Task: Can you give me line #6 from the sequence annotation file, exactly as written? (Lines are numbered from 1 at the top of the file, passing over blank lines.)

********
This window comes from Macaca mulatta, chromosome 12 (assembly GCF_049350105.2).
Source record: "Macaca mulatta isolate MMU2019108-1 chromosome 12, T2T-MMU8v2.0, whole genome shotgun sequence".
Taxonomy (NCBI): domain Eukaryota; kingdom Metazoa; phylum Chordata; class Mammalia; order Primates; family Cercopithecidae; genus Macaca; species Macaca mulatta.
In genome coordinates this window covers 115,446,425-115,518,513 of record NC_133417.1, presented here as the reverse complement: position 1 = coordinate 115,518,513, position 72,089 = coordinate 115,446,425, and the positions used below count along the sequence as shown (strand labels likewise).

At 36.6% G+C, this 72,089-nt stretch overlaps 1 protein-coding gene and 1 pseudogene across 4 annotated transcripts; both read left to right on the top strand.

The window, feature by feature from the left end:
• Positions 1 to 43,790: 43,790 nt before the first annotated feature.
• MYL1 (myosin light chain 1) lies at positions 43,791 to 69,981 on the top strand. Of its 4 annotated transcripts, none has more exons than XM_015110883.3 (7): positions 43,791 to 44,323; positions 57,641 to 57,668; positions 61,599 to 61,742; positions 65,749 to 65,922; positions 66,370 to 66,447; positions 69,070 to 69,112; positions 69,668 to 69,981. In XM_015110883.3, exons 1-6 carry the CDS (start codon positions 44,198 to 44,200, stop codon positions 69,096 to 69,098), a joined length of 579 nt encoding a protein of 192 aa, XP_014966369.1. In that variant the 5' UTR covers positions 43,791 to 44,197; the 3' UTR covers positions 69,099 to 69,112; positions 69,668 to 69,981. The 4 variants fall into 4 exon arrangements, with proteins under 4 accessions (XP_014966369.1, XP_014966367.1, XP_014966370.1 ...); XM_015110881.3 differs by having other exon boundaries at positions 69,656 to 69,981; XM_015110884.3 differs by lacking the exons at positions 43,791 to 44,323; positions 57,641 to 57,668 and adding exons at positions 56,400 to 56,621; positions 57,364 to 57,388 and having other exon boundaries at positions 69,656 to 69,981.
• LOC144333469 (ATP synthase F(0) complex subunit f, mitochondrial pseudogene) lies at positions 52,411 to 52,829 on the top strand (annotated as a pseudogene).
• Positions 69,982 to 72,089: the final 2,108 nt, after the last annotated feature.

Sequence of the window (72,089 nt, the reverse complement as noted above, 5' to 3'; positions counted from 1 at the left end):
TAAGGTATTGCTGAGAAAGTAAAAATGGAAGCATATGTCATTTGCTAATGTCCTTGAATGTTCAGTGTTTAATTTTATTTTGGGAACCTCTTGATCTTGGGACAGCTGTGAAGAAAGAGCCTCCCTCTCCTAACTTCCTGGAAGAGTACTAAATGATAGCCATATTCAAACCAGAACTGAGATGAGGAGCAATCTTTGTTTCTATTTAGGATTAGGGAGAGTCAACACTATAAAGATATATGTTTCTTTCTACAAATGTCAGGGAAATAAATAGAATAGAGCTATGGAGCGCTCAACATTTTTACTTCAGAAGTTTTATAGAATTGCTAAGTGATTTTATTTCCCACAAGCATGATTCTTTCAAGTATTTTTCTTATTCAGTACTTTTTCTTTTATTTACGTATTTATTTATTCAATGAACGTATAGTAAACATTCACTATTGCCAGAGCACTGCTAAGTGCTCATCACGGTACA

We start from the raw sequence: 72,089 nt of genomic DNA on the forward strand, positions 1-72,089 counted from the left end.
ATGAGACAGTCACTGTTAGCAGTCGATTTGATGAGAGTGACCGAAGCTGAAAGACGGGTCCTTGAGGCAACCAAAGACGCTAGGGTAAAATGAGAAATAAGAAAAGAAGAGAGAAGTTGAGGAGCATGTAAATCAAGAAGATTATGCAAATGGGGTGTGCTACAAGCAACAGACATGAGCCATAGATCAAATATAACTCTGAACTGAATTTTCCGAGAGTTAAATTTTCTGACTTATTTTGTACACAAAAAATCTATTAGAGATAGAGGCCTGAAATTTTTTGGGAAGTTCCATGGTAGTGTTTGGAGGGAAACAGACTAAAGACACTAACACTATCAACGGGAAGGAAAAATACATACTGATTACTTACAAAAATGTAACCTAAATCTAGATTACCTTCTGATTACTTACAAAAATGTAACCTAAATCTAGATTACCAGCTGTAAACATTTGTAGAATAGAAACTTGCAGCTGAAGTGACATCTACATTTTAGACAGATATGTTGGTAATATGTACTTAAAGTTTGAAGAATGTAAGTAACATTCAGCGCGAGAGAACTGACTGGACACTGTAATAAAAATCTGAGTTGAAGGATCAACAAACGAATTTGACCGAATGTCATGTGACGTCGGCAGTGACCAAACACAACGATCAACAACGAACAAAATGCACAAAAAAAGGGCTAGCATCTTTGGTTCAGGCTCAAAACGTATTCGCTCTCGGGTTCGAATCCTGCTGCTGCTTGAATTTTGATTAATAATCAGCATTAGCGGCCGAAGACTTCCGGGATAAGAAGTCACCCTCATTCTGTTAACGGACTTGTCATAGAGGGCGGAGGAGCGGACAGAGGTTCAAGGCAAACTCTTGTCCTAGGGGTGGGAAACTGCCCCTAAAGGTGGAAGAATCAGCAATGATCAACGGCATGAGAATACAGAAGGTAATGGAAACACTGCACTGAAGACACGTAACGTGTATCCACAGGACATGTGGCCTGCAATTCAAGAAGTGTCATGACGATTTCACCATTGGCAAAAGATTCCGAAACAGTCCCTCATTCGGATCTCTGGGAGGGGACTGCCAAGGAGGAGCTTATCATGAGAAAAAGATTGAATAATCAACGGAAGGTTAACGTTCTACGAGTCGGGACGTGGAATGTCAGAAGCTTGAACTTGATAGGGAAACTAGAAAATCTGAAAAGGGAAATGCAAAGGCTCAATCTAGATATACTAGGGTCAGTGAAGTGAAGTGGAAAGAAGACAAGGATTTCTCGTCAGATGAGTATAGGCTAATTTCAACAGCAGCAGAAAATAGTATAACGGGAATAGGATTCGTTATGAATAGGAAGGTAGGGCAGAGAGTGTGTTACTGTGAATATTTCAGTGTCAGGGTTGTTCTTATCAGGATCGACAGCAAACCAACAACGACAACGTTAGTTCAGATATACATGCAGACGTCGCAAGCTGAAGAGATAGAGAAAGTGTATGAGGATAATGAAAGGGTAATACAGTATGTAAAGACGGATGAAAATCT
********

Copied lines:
The window, feature by feature from the left end: